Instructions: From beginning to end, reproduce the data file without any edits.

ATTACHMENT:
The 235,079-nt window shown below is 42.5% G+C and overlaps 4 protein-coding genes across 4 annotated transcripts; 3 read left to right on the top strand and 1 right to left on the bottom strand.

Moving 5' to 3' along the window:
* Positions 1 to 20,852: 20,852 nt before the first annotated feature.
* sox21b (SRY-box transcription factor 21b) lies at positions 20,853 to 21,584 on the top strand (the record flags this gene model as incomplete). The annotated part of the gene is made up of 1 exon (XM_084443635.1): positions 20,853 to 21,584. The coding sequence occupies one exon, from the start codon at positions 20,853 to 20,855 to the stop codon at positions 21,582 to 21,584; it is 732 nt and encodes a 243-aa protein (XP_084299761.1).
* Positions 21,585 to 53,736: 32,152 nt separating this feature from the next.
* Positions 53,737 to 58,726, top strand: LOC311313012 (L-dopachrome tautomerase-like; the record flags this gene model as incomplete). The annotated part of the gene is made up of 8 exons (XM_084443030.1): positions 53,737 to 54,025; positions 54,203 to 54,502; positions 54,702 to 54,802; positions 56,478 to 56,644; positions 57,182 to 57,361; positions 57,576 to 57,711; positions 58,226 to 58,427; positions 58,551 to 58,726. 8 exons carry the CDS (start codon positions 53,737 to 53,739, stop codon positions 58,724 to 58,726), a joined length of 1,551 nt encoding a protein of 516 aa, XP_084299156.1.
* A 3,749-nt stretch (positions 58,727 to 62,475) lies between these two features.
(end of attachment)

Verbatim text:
The 235,079-nt window shown below is 42.5% G+C and overlaps 4 protein-coding genes across 4 annotated transcripts; 3 read left to right on the top strand and 1 right to left on the bottom strand.

Moving 5' to 3' along the window:
* Positions 1 to 20,852: 20,852 nt before the first annotated feature.
* sox21b (SRY-box transcription factor 21b) lies at positions 20,853 to 21,584 on the top strand (the record flags this gene model as incomplete). The annotated part of the gene is made up of 1 exon (XM_084443635.1): positions 20,853 to 21,584. The coding sequence occupies one exon, from the start codon at positions 20,853 to 20,855 to the stop codon at positions 21,582 to 21,584; it is 732 nt and encodes a 243-aa protein (XP_084299761.1).
* Positions 21,585 to 53,736: 32,152 nt separating this feature from the next.
* Positions 53,737 to 58,726, top strand: LOC311313012 (L-dopachrome tautomerase-like; the record flags this gene model as incomplete). The annotated part of the gene is made up of 8 exons (XM_084443030.1): positions 53,737 to 54,025; positions 54,203 to 54,502; positions 54,702 to 54,802; positions 56,478 to 56,644; positions 57,182 to 57,361; positions 57,576 to 57,711; positions 58,226 to 58,427; positions 58,551 to 58,726. 8 exons carry the CDS (start codon positions 53,737 to 53,739, stop codon positions 58,724 to 58,726), a joined length of 1,551 nt encoding a protein of 516 aa, XP_084299156.1.
* A 3,749-nt stretch (positions 58,727 to 62,475) lies between these two features.